Companies are increasingly soliciting and engaging the crowd for new ideas, but they're making a fatal mistake by offering up crumbs in exchange.
For example, earlier this month, I came across The Kitchen Experience Challenge by GE Appliances. Contestants are prompted to "discover problems that a technology hub in the kitchen could solve and share [their] solution for the win." The grand prize is $2,500. To submit, an infographic depicting three major pain points and a fully rendered sketch or graphic of their problem-solving invention is required. The challenge is one of several that Giddy, GE Appliances' new Quirky-like startup, has announced it will launch every month.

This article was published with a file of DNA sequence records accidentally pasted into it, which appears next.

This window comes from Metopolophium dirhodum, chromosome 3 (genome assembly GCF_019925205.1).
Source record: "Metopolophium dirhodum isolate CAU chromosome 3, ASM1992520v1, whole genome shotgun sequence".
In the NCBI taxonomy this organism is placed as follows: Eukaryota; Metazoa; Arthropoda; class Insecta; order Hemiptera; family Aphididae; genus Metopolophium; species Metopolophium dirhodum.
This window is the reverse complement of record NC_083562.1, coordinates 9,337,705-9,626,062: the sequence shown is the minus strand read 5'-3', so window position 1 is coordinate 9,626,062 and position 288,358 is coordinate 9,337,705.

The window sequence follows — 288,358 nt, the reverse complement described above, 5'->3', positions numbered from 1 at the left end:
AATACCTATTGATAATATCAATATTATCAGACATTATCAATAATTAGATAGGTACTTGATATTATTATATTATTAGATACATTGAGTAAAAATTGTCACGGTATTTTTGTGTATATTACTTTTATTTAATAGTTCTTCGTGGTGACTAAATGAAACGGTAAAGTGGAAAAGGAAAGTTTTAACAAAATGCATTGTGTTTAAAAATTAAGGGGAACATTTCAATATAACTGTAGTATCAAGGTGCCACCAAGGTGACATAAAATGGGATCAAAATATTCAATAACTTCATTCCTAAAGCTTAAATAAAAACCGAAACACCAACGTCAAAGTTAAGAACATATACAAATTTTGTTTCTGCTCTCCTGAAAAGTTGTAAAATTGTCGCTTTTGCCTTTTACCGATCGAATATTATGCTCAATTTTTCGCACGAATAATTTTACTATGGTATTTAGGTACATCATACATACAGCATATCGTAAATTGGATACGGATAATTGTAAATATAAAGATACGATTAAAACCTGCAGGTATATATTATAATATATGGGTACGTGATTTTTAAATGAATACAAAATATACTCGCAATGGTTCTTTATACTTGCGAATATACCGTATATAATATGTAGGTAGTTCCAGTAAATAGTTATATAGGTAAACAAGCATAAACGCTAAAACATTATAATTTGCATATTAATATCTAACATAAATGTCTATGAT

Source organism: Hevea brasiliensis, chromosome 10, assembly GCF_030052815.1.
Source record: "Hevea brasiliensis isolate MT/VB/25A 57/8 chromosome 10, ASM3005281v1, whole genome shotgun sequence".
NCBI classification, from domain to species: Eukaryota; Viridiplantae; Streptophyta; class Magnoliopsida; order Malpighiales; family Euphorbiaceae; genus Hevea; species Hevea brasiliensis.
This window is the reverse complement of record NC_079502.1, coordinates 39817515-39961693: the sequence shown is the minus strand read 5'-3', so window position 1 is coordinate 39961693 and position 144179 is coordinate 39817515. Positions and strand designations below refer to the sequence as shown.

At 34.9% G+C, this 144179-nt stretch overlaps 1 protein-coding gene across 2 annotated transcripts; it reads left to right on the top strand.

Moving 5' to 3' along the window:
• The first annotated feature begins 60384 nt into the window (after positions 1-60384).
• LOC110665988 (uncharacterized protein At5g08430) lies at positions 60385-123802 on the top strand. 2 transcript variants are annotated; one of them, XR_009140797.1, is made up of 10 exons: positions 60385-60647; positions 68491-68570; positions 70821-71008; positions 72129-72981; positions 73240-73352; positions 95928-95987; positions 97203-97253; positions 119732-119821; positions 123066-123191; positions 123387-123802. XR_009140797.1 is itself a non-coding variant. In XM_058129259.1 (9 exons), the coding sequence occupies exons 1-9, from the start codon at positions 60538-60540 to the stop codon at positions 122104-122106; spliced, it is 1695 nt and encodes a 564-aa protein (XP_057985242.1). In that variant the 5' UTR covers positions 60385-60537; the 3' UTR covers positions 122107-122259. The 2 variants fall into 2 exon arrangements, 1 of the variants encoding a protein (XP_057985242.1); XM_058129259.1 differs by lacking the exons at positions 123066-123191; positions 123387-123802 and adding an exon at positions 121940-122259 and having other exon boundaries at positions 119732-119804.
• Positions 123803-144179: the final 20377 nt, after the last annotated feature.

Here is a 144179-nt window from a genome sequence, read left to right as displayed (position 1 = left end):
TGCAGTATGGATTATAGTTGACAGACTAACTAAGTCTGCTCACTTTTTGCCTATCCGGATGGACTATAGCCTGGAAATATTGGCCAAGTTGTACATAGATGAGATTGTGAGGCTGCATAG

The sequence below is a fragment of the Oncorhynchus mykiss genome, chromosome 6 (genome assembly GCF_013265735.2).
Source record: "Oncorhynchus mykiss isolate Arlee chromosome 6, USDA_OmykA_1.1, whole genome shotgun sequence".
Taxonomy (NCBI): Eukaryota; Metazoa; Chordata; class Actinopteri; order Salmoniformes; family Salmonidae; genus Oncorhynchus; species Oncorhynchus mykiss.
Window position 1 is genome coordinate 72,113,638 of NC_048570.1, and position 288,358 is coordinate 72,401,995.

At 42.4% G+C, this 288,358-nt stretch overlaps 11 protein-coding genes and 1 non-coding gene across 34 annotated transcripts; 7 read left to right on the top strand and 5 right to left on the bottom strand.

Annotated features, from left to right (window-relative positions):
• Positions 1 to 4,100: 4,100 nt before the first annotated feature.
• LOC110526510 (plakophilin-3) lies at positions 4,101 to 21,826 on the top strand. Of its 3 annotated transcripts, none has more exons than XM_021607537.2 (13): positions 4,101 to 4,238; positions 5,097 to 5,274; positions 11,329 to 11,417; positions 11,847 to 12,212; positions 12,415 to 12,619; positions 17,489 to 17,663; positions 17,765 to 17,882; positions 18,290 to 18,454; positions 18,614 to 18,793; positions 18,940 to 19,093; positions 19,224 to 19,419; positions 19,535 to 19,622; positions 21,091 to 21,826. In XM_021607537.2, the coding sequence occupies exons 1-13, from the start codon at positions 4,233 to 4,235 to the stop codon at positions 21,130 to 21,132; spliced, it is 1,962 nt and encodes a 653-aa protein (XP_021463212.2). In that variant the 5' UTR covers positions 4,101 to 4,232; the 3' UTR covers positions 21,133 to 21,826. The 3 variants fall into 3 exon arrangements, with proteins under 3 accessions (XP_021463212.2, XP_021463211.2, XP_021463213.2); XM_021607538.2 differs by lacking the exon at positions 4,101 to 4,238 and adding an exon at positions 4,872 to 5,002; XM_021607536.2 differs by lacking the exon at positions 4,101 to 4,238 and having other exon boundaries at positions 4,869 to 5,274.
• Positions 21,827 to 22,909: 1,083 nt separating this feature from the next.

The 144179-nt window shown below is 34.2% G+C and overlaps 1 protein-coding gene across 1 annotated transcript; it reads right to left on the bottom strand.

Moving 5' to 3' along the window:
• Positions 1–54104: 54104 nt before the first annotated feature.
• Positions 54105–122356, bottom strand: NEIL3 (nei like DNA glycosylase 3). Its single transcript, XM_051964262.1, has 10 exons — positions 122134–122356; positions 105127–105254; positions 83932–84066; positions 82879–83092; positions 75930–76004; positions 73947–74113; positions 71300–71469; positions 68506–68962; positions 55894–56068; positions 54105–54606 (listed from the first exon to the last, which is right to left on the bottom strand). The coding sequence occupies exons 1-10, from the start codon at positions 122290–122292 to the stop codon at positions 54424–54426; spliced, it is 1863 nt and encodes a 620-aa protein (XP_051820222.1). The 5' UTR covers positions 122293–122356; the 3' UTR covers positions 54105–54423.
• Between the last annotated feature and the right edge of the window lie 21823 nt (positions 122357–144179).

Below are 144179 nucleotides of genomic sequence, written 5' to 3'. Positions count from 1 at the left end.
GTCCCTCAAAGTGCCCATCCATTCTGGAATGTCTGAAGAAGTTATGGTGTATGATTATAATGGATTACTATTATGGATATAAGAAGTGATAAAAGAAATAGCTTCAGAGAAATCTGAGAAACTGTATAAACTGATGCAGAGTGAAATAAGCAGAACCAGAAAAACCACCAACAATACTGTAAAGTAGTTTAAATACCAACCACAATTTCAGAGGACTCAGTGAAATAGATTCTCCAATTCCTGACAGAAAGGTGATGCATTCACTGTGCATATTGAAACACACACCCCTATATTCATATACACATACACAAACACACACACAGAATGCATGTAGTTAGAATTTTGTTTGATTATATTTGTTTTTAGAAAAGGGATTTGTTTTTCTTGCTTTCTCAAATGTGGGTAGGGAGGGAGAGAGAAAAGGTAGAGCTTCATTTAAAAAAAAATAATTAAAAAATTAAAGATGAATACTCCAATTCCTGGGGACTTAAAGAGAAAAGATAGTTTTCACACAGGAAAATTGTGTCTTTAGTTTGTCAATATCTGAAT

On the one hand, it's fascinating to see corporations break down barriers and describe the kinds of products they want to bring to market in detail.
But they're going about it the wrong way. They're treating creative people like employees, not like entrepreneurs. And this is why they will never get truly great ideas. Why would you submit a great product idea for the possibility of $2,500? If you were able to license that idea you could earn much more. Why won't GE Appliances share a bit of the future revenue stream?
Historically, companies relied on an internal team of research and development staff to invent new products. But why count on just your team to come up with ideas when you can open the door and source inspiration from anywhere in the world? Today, manufacturers across industries and even retailers like Target are running challenges and contests to solve problems and find their next great hit.